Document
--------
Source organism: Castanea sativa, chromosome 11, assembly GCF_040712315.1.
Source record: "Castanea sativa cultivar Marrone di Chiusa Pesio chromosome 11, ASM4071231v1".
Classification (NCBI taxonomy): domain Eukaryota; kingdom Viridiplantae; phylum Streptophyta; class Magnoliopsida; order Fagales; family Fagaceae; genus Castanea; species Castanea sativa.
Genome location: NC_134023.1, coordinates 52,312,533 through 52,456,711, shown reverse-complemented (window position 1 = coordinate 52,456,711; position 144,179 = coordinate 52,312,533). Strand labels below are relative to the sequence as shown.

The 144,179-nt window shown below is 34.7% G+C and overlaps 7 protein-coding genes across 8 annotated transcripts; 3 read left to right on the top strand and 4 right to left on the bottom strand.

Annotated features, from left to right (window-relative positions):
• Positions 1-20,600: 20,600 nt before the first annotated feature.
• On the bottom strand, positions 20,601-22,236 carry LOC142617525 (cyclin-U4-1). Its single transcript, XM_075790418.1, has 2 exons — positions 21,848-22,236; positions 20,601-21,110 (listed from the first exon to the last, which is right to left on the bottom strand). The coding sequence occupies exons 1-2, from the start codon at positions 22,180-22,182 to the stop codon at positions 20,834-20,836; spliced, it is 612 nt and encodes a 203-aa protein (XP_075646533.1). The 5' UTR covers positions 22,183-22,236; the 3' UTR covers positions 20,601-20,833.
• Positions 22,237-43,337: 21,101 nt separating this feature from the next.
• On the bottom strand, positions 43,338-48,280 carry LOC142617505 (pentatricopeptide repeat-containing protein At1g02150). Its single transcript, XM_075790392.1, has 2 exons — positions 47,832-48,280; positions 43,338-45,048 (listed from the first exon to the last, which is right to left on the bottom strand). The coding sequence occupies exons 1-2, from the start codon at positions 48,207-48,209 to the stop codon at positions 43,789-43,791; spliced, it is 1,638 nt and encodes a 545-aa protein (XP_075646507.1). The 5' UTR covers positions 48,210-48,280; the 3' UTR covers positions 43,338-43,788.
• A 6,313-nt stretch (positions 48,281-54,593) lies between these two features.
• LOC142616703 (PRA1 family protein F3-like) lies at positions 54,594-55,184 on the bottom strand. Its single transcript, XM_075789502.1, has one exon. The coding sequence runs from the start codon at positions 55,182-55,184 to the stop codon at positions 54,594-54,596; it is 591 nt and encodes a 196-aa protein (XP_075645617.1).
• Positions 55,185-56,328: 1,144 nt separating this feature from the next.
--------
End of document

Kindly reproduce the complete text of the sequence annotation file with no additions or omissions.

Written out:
Source organism: Castanea sativa, chromosome 11, assembly GCF_040712315.1.
Source record: "Castanea sativa cultivar Marrone di Chiusa Pesio chromosome 11, ASM4071231v1".
Classification (NCBI taxonomy): domain Eukaryota; kingdom Viridiplantae; phylum Streptophyta; class Magnoliopsida; order Fagales; family Fagaceae; genus Castanea; species Castanea sativa.
Genome location: NC_134023.1, coordinates 52,312,533 through 52,456,711, shown reverse-complemented (window position 1 = coordinate 52,456,711; position 144,179 = coordinate 52,312,533). Strand labels below are relative to the sequence as shown.

The 144,179-nt window shown below is 34.7% G+C and overlaps 7 protein-coding genes across 8 annotated transcripts; 3 read left to right on the top strand and 4 right to left on the bottom strand.

Annotated features, from left to right (window-relative positions):
• Positions 1-20,600: 20,600 nt before the first annotated feature.
• On the bottom strand, positions 20,601-22,236 carry LOC142617525 (cyclin-U4-1). Its single transcript, XM_075790418.1, has 2 exons — positions 21,848-22,236; positions 20,601-21,110 (listed from the first exon to the last, which is right to left on the bottom strand). The coding sequence occupies exons 1-2, from the start codon at positions 22,180-22,182 to the stop codon at positions 20,834-20,836; spliced, it is 612 nt and encodes a 203-aa protein (XP_075646533.1). The 5' UTR covers positions 22,183-22,236; the 3' UTR covers positions 20,601-20,833.
• Positions 22,237-43,337: 21,101 nt separating this feature from the next.
• On the bottom strand, positions 43,338-48,280 carry LOC142617505 (pentatricopeptide repeat-containing protein At1g02150). Its single transcript, XM_075790392.1, has 2 exons — positions 47,832-48,280; positions 43,338-45,048 (listed from the first exon to the last, which is right to left on the bottom strand). The coding sequence occupies exons 1-2, from the start codon at positions 48,207-48,209 to the stop codon at positions 43,789-43,791; spliced, it is 1,638 nt and encodes a 545-aa protein (XP_075646507.1). The 5' UTR covers positions 48,210-48,280; the 3' UTR covers positions 43,338-43,788.
• A 6,313-nt stretch (positions 48,281-54,593) lies between these two features.
• LOC142616703 (PRA1 family protein F3-like) lies at positions 54,594-55,184 on the bottom strand. Its single transcript, XM_075789502.1, has one exon. The coding sequence runs from the start codon at positions 55,182-55,184 to the stop codon at positions 54,594-54,596; it is 591 nt and encodes a 196-aa protein (XP_075645617.1).
• Positions 55,185-56,328: 1,144 nt separating this feature from the next.